Gruppo 9999

Competition University Of Florence, 1971, <a href='http://www.archdaily.com/428256/ad-interviews-rotor-curators-of-the-oslo-architecture-triennale'>displayed as part of the 2013 Oslo Architecture Triennale</a>. Image © Gruppo 9999
Competition University Of Florence, 1971, displayed as part of the 2013 Oslo Architecture Triennale. Image © Gruppo 9999

In a similar vein, another Italian collective founded in 1967, Gruppo 9999, converted an engine repair workshop into a disco with furnishings made out of washing machine drums and old refrigerator cases, calling it Space Electronic—it became an architecture school by day and a nightclub by night.

Gruppo 9999’s work also brought to the fore their concerns about sustainability and ecology. In the 1971 Mondiale Festival, the second floor of Space Electronic sported a vegetable garden while the ground floor was flooded with water. This garden patch was just a precursor for what was to come—in 1972, Gruppo 9999 won MoMA’s Competition for Young Designers with the proposal for their Vegetable Garden House.

Gruppo Strum (Italy)

Founded in 1971, Gruppo Strum was Giorgio Cerretti, Pietro Derossi, Carlo Gianmarco, Riccardo Rosso and Maurizio Vogliazzo. The meaning of the name’s group roughly translates to “instrumental architecture”, indicative of the optimistic spirit that the group imbibed. Also experimenting with the discotheque format, they created playful, adaptable spaces with a mix of programs: a space for fashion shows and boutiques, music nights and dance.

Gruppo Strum is best remembered for its grass-green Pratone lounge chair, which, much to the delight of many, is back in production by Gufram, the Italian manufacturer of the original chair.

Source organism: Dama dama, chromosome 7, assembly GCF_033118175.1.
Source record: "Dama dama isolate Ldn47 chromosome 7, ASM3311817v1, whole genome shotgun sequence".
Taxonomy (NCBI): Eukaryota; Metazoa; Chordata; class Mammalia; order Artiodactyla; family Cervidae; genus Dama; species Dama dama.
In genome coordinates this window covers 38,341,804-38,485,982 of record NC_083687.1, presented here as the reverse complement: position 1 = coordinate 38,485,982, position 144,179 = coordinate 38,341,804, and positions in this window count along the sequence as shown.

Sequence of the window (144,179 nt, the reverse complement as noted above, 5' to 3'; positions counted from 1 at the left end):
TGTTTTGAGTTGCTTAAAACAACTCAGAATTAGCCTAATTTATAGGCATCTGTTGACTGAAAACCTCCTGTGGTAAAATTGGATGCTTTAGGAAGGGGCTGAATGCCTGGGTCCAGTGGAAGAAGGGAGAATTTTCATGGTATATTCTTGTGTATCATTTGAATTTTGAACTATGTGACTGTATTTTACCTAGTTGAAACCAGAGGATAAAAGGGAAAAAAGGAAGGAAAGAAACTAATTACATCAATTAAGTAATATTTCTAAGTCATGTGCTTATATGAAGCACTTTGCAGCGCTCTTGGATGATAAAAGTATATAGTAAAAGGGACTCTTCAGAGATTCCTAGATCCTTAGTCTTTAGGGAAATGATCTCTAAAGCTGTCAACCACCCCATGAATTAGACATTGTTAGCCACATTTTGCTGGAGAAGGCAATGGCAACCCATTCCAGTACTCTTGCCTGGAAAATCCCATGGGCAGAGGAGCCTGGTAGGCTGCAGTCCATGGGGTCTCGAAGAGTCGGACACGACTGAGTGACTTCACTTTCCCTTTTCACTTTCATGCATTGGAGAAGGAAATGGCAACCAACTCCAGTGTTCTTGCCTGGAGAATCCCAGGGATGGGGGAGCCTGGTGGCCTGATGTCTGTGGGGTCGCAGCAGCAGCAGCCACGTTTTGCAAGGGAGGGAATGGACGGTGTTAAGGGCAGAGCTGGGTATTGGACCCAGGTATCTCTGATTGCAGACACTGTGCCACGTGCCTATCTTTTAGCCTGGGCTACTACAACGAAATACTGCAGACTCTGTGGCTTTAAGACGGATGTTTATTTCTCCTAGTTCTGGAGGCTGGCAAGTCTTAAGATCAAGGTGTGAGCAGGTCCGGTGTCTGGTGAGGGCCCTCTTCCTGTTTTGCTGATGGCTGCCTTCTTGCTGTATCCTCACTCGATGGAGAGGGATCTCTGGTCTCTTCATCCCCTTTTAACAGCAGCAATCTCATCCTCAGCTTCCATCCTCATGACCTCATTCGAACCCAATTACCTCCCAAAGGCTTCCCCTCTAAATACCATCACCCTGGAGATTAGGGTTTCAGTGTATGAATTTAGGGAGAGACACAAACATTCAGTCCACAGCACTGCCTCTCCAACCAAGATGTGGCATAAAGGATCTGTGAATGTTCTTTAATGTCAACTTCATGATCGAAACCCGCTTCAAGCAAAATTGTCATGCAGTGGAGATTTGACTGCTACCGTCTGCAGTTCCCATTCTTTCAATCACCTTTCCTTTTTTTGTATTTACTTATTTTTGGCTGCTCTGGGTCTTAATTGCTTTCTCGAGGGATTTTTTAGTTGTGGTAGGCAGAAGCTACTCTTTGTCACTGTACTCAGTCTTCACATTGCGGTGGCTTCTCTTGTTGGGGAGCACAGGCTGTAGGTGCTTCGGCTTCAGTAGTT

Haus-Rucker-Co (Vienna)

Haus-Rucker-Co's "Ballon für Zwei" was displayed as part of the exhibition "<a href='http://www.archdaily.com/582842/haus-rucker-co-architectural-utopia-reloaded'>Haus-Rucker-Co: Architectural Utopia Reloaded</a> exhibition at Berlin's Haus am Waldsee in 2015. Image © Haus-Rucker-Co, Gerald Zugmann
Haus-Rucker-Co's "Ballon für Zwei" was displayed as part of the exhibition "Haus-Rucker-Co: Architectural Utopia Reloaded exhibition at Berlin's Haus am Waldsee in 2015. Image © Haus-Rucker-Co, Gerald Zugmann

This Viennese collective operating at the junction between architecture, psychology and technology is best remembered not just for its wild proposals for inflatables and parasitic architecture—like the Oase Nr. 7, a spherical pneumatic structure attached to an existing building during Documenta 5, creating a space for contemplation or play—but also the strange breathing devices and helmets like the Mind Expander series. Seeking to play with human perception, these helmets presented a bizarre new reality for those who wore them, heightening their senses and altering their ideas about space.

Haus-Rucker-Co's "Environment Transformers" were displayed as part of the exhibition "<a href='http://www.archdaily.com/582842/haus-rucker-co-architectural-utopia-reloaded'>Haus-Rucker-Co: Architectural Utopia Reloaded</a> exhibition at Berlin's Haus am Waldsee in 2015. Image © Haus-Rucker-Co, Gerald Zugmann
Haus-Rucker-Co's "Environment Transformers" were displayed as part of the exhibition "Haus-Rucker-Co: Architectural Utopia Reloaded exhibition at Berlin's Haus am Waldsee in 2015. Image © Haus-Rucker-Co, Gerald Zugmann

The group also employed the sense of taste in their projects: the notorious Food City I and Food City II invited onlookers to quite literally eat their city—an edible scale-model made of parts of Minneapolis, and later Houston, as well as Central Park.

View the complete gallery

Cite: Zoya Gul Hasan. "9 of the Most Bizarre and Forward-Thinking Radical Architecture Groups of the 60s and 70s" 26 Sep 2017. ArchDaily. Accessed . <https://www.archdaily.com/880253/9-of-the-most-bizarre-and-forward-thinking-radical-architecture-groups-of-the-60s-and-70s/> ISSN 0719-8884

九个最怪咖最前卫的激进派建筑团体,50年前他们的设计比你的更异想天开